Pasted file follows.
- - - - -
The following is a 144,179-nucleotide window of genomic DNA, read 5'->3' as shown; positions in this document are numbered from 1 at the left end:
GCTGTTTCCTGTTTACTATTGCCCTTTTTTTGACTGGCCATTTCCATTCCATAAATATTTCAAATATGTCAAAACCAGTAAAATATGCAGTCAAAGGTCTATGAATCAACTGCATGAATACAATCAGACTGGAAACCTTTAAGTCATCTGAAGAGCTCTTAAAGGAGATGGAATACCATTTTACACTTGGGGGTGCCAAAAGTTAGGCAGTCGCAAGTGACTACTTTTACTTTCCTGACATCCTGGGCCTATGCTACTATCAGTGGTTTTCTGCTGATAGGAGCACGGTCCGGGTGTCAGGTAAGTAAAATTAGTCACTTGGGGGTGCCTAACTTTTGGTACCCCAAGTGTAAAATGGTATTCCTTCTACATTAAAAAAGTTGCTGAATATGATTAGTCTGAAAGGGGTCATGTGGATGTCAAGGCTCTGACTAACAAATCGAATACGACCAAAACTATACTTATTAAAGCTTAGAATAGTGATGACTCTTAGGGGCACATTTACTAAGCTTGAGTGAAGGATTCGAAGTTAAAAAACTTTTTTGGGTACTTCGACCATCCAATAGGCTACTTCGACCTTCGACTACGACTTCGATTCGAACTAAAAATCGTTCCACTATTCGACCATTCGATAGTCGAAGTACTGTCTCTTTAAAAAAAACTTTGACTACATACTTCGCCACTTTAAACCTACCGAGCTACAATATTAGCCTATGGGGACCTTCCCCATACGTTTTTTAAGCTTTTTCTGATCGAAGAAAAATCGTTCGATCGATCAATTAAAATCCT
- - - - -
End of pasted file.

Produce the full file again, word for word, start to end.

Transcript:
The following is a 144,179-nucleotide window of genomic DNA, read 5'->3' as shown; positions in this document are numbered from 1 at the left end:
GCTGTTTCCTGTTTACTATTGCCCTTTTTTTGACTGGCCATTTCCATTCCATAAATATTTCAAATATGTCAAAACCAGTAAAATATGCAGTCAAAGGTCTATGAATCAACTGCATGAATACAATCAGACTGGAAACCTTTAAGTCATCTGAAGAGCTCTTAAAGGAGATGGAATACCATTTTACACTTGGGGGTGCCAAAAGTTAGGCAGTCGCAAGTGACTACTTTTACTTTCCTGACATCCTGGGCCTATGCTACTATCAGTGGTTTTCTGCTGATAGGAGCACGGTCCGGGTGTCAGGTAAGTAAAATTAGTCACTTGGGGGTGCCTAACTTTTGGTACCCCAAGTGTAAAATGGTATTCCTTCTACATTAAAAAAGTTGCTGAATATGATTAGTCTGAAAGGGGTCATGTGGATGTCAAGGCTCTGACTAACAAATCGAATACGACCAAAACTATACTTATTAAAGCTTAGAATAGTGATGACTCTTAGGGGCACATTTACTAAGCTTGAGTGAAGGATTCGAAGTTAAAAAACTTTTTTGGGTACTTCGACCATCCAATAGGCTACTTCGACCTTCGACTACGACTTCGATTCGAACTAAAAATCGTTCCACTATTCGACCATTCGATAGTCGAAGTACTGTCTCTTTAAAAAAAACTTTGACTACATACTTCGCCACTTTAAACCTACCGAGCTACAATATTAGCCTATGGGGACCTTCCCCATACGTTTTTTAAGCTTTTTCTGATCGAAGAAAAATCGTTCGATCGATCAATTAAAATCCT